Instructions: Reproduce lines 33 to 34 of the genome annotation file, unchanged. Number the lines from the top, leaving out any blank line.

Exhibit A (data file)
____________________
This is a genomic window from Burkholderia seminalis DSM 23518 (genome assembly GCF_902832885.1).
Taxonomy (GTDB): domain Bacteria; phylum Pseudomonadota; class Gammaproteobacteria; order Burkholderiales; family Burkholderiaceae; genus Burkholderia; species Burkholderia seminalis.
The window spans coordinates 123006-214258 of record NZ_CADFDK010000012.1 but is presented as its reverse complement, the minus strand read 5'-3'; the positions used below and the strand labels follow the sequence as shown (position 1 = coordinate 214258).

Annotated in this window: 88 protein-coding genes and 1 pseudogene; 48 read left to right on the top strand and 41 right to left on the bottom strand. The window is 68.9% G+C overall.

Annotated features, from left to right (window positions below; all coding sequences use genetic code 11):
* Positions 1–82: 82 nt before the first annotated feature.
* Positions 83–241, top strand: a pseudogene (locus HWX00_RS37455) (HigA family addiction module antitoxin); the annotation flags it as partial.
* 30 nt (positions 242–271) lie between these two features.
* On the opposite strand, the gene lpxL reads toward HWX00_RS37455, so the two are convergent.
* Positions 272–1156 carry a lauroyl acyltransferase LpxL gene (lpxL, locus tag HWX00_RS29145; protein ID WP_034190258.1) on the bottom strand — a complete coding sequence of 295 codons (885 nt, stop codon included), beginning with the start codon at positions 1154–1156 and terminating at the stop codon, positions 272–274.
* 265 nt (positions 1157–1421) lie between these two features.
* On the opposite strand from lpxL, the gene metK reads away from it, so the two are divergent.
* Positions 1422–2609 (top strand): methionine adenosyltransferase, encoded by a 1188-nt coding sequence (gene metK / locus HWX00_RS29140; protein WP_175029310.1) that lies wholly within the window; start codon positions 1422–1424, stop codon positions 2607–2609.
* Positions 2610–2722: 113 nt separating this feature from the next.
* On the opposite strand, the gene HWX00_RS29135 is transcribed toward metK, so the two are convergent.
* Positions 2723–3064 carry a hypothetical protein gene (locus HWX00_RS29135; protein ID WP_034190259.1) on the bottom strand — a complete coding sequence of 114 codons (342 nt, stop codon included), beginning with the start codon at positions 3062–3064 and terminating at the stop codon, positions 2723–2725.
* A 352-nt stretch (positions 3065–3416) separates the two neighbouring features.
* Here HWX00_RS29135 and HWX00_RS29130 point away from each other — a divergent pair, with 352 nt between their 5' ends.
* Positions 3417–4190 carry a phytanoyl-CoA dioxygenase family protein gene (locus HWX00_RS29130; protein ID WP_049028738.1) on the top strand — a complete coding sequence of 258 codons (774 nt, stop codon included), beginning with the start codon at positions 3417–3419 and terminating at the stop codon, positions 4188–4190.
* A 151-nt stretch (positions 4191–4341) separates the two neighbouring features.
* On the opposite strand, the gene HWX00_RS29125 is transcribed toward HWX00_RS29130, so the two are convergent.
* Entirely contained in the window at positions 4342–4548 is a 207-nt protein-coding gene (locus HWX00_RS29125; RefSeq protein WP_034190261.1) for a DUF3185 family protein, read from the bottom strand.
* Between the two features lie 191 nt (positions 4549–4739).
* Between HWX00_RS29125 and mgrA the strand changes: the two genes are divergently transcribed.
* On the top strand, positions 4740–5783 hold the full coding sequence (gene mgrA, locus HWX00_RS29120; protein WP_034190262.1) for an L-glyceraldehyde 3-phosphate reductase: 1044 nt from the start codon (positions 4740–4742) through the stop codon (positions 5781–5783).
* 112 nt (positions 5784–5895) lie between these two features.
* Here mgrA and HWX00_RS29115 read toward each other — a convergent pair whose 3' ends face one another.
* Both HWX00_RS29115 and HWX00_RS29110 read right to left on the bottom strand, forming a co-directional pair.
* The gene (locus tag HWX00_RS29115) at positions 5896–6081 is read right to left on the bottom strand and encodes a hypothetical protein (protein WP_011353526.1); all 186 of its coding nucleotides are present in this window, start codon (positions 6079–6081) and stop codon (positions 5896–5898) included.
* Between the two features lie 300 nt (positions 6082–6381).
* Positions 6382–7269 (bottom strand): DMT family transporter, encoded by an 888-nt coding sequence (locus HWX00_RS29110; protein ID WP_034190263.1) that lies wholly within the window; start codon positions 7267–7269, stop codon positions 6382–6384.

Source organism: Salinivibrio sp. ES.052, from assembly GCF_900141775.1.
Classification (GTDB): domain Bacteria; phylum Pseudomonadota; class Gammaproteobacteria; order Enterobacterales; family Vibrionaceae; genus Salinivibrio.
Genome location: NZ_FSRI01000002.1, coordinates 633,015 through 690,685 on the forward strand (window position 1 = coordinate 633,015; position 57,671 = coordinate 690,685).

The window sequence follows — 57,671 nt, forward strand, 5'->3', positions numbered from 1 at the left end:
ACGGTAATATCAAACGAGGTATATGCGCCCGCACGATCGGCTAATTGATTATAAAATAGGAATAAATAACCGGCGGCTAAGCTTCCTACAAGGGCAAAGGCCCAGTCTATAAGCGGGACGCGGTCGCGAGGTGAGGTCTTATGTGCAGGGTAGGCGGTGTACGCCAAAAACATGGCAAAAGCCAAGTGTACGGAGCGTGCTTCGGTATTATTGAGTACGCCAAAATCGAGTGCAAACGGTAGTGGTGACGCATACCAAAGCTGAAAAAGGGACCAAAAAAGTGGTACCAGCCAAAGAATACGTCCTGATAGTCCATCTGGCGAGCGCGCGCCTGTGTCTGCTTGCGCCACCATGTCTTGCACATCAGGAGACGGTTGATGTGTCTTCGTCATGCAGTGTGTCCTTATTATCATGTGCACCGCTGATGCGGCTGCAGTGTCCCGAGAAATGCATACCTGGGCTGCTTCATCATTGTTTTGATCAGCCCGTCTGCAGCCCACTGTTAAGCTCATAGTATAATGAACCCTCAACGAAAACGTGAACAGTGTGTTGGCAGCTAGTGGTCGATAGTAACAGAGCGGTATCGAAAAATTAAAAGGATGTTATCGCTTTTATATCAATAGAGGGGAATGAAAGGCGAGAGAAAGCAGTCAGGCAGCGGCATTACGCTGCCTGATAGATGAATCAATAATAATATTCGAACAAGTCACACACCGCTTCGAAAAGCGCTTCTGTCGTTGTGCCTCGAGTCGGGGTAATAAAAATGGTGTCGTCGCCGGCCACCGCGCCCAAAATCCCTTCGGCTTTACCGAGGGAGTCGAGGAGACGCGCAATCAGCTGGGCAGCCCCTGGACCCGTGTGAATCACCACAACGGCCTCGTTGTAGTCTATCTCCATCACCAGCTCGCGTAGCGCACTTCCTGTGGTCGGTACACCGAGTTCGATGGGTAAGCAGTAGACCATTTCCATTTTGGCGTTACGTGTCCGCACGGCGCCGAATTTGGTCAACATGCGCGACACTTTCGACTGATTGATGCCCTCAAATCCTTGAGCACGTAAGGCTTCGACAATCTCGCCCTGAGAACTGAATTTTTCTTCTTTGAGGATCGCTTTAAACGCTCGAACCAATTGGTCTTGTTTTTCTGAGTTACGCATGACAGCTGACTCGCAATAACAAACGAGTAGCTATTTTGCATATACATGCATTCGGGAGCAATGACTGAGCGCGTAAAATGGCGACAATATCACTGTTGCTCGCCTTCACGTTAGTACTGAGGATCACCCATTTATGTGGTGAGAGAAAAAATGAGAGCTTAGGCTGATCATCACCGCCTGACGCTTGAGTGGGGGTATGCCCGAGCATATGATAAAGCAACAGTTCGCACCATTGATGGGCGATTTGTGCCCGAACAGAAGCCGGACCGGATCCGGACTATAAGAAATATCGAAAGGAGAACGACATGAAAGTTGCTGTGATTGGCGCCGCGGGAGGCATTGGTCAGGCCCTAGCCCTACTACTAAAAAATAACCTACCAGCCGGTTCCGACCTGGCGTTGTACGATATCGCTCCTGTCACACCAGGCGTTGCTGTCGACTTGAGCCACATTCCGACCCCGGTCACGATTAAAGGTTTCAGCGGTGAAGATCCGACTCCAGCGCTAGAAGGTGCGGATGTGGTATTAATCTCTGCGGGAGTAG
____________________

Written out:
Classification (GTDB): domain Bacteria; phylum Pseudomonadota; class Gammaproteobacteria; order Enterobacterales; family Vibrionaceae; genus Salinivibrio.
Genome location: NZ_FSRI01000002.1, coordinates 633,015 through 690,685 on the forward strand (window position 1 = coordinate 633,015; position 57,671 = coordinate 690,685).